LGBTQ+ Bill: Path cleared for passage

LGBTQ+ Bill: Path cleared for passage

The path is now clear for the passage of the Human Sexual Rights and Family Values Bill, 2021, as all 16 proposed amendments that compelled Parliament to retake the bill through another second stage consideration have been withdrawn.

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The withdrawal came after the House had unanimously voted on and defeated outright the first two proposed amendments that will substitute incarceration of those engaged in and promoted homosexuality with non-custodial sentence.

The House also rejected six other proposed amendments to introduce a mandatory counselling programme in the bill for those who will be convicted of engaging and promoting homosexuality.

The programme would have involved engaging professional counsellors, a move that would have cost implications for the state.

But being mindful of the constitutional provision that bars the introduction of any private members’ bill that attracts cost to the state, especially the engagement of professional counsellors, the members also rejected those amendments.

The Speaker, Alban Sumana Kingsford Bagbin, subsequently instructed the sponsor of the proposed clauses, Alexander Afenyo-Markin, to withdraw them, to which he heeded.

Reaction

Mr Afenyo-Markin said that in principle, he was with the sponsors on the objectives of the bill.

He, however, said he intended to engage or winnow with the sponsors for them to build some consensus on the amendments he proposed, especially the minor parts of the bill.

“Mr Speaker, I need to emphasise that no attempt, whatsoever, is being made by me to stall this all-important bill.

“However, I want us to pass the bill not as a divided House, but as a House that should build a consensus on this critical bill,” he said.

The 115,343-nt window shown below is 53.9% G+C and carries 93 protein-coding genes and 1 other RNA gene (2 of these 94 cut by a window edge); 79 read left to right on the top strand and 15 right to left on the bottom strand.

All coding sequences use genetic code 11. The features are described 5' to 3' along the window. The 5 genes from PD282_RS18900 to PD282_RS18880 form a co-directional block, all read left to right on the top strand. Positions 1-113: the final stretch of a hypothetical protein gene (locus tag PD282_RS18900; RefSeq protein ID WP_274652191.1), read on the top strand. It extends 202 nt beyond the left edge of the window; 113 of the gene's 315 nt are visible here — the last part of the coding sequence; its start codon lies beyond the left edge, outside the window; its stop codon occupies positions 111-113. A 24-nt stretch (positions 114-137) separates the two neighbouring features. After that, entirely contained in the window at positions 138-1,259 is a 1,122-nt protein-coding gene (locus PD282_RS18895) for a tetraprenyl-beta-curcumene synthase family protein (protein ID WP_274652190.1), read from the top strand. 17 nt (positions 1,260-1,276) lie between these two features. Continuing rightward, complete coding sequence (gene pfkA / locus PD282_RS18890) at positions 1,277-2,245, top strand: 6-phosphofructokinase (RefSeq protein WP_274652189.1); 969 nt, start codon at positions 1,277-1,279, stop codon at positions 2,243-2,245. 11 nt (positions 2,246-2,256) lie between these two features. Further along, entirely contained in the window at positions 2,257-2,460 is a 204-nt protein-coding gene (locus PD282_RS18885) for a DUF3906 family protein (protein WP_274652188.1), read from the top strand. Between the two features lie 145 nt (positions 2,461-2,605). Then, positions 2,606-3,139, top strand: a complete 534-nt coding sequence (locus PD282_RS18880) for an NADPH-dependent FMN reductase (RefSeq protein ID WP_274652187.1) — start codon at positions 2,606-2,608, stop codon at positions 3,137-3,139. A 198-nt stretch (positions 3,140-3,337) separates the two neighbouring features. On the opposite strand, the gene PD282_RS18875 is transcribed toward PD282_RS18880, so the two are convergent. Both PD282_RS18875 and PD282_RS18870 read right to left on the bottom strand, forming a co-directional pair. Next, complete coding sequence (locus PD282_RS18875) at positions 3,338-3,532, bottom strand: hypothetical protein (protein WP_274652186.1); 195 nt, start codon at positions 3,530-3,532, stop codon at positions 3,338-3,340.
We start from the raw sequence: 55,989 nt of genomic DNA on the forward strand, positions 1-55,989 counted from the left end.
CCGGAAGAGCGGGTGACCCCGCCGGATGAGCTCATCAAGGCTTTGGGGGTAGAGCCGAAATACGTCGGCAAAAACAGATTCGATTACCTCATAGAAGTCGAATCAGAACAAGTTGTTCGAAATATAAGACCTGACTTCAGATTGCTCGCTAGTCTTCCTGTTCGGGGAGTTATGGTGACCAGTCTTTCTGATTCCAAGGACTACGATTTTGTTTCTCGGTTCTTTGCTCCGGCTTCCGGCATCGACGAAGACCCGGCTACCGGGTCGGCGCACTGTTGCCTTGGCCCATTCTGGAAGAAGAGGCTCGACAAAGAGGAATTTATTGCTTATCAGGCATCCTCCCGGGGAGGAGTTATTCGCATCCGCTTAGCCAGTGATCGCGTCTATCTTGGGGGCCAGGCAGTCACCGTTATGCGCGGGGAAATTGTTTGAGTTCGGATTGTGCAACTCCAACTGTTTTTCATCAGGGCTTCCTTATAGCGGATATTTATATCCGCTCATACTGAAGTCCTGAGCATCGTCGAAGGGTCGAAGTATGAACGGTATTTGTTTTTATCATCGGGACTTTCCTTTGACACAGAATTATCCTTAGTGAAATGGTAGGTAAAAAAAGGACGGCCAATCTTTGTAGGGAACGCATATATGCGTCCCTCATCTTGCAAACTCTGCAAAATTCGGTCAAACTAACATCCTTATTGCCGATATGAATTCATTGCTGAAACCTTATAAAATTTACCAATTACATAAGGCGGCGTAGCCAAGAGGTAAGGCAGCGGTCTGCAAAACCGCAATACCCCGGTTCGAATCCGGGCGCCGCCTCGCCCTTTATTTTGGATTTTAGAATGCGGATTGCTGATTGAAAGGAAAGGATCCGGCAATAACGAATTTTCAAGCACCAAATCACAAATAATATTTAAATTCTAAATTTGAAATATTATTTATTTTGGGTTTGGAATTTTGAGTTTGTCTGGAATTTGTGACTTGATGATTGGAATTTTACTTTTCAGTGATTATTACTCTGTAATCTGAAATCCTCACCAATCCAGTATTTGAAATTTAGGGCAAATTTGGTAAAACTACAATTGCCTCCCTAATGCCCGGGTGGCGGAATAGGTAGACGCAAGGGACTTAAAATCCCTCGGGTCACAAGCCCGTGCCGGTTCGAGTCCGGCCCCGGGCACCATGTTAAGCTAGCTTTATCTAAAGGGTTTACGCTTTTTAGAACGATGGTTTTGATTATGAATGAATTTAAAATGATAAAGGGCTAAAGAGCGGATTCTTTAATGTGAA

Mr Afenyo-Markin told the House that he had written a letter in which he proposed that the two flag bearers of the ruling New Patriotic Party (NPP) and the opposition National Democratic Congress (NDC) for the 2024 election be engaged by the sponsors and himself.

Actions speak louder

However, the Speaker, Alban Sumana Kingsford Bagbin, ruled him out of order, saying, “Honourable member, you have taken advantage of my grace by abusing the practice and procedures of this House.”

“Please take note that actions speak louder than words; it is not just a matter of getting up and saying that I am not opposed to the bill and I am in complete support of the bill, meanwhile your actions are speaking differently from the words you are using.

“Please, this House must continue to consider and do what it is authorised to do; after that anybody may decide on what to do. I can no longer extend this grace for a delay in the processing of this bill,” he said.

And when Mr Afenyo-Markin moved a motion on consideration of clause Six, the Speaker told him that his proposed amendments in clause Six to 12 were all in the same “words, import and spirit” and asked the House to take a position on them before proceeding.

And when the House voted against clause Six outrightly, Mr Bagbin said the proposed amendment was “negated since the House maintained the same position in respect of the proposed amendments to clause Six up to 16, and this applies to all those proposed amendments, I direct that the proposed amendment herein be withdrawn”.

Withdrawal

Obliging, Mr Afenyo-Markin said: “I yield in obedience, but Mr Speaker, this is your directive and it is not a directive of the House.”

The Effutu MP, however, said while he had been defeated by a voice vote, the Speaker must exercise his discretion in his favour for a secret ballot since there was no express provision to enable him to challenge the Speaker’s ruling for secret ballot.

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